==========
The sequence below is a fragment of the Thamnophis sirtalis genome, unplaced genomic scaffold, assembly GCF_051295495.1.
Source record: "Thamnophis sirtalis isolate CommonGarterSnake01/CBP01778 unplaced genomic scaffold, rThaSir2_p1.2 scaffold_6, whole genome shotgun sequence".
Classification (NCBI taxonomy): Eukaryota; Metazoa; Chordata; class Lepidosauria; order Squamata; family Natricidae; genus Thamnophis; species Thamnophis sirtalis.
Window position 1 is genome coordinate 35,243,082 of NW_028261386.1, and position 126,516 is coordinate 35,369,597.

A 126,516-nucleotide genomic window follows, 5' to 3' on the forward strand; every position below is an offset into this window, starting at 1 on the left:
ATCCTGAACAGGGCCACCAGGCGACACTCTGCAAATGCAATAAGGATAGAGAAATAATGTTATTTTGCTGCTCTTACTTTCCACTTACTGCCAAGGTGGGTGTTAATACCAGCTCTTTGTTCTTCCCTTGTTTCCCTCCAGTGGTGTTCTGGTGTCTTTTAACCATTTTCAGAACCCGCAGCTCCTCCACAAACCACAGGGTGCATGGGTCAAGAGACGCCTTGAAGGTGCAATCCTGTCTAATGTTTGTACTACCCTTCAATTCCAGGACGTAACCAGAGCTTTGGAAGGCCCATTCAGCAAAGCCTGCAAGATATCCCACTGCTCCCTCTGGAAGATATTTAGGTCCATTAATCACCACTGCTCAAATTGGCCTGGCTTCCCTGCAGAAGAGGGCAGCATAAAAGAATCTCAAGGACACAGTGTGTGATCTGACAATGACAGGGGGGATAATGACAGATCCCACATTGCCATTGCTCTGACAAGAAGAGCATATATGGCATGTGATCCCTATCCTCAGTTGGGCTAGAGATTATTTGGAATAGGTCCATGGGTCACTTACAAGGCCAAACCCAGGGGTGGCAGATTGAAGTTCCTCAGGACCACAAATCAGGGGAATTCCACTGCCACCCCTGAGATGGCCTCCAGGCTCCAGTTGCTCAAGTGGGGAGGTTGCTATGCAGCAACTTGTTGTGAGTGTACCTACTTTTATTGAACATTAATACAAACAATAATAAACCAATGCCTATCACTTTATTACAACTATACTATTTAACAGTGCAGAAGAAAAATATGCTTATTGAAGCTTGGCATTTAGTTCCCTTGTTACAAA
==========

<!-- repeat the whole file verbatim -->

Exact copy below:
The sequence below is a fragment of the Thamnophis sirtalis genome, unplaced genomic scaffold, assembly GCF_051295495.1.
Source record: "Thamnophis sirtalis isolate CommonGarterSnake01/CBP01778 unplaced genomic scaffold, rThaSir2_p1.2 scaffold_6, whole genome shotgun sequence".
Classification (NCBI taxonomy): Eukaryota; Metazoa; Chordata; class Lepidosauria; order Squamata; family Natricidae; genus Thamnophis; species Thamnophis sirtalis.
Window position 1 is genome coordinate 35,243,082 of NW_028261386.1, and position 126,516 is coordinate 35,369,597.

A 126,516-nucleotide genomic window follows, 5' to 3' on the forward strand; every position below is an offset into this window, starting at 1 on the left:
ATCCTGAACAGGGCCACCAGGCGACACTCTGCAAATGCAATAAGGATAGAGAAATAATGTTATTTTGCTGCTCTTACTTTCCACTTACTGCCAAGGTGGGTGTTAATACCAGCTCTTTGTTCTTCCCTTGTTTCCCTCCAGTGGTGTTCTGGTGTCTTTTAACCATTTTCAGAACCCGCAGCTCCTCCACAAACCACAGGGTGCATGGGTCAAGAGACGCCTTGAAGGTGCAATCCTGTCTAATGTTTGTACTACCCTTCAATTCCAGGACGTAACCAGAGCTTTGGAAGGCCCATTCAGCAAAGCCTGCAAGATATCCCACTGCTCCCTCTGGAAGATATTTAGGTCCATTAATCACCACTGCTCAAATTGGCCTGGCTTCCCTGCAGAAGAGGGCAGCATAAAAGAATCTCAAGGACACAGTGTGTGATCTGACAATGACAGGGGGGATAATGACAGATCCCACATTGCCATTGCTCTGACAAGAAGAGCATATATGGCATGTGATCCCTATCCTCAGTTGGGCTAGAGATTATTTGGAATAGGTCCATGGGTCACTTACAAGGCCAAACCCAGGGGTGGCAGATTGAAGTTCCTCAGGACCACAAATCAGGGGAATTCCACTGCCACCCCTGAGATGGCCTCCAGGCTCCAGTTGCTCAAGTGGGGAGGTTGCTATGCAGCAACTTGTTGTGAGTGTACCTACTTTTATTGAACATTAATACAAACAATAATAAACCAATGCCTATCACTTTATTACAACTATACTATTTAACAGTGCAGAAGAAAAATATGCTTATTGAAGCTTGGCATTTAGTTCCCTTGTTACAAA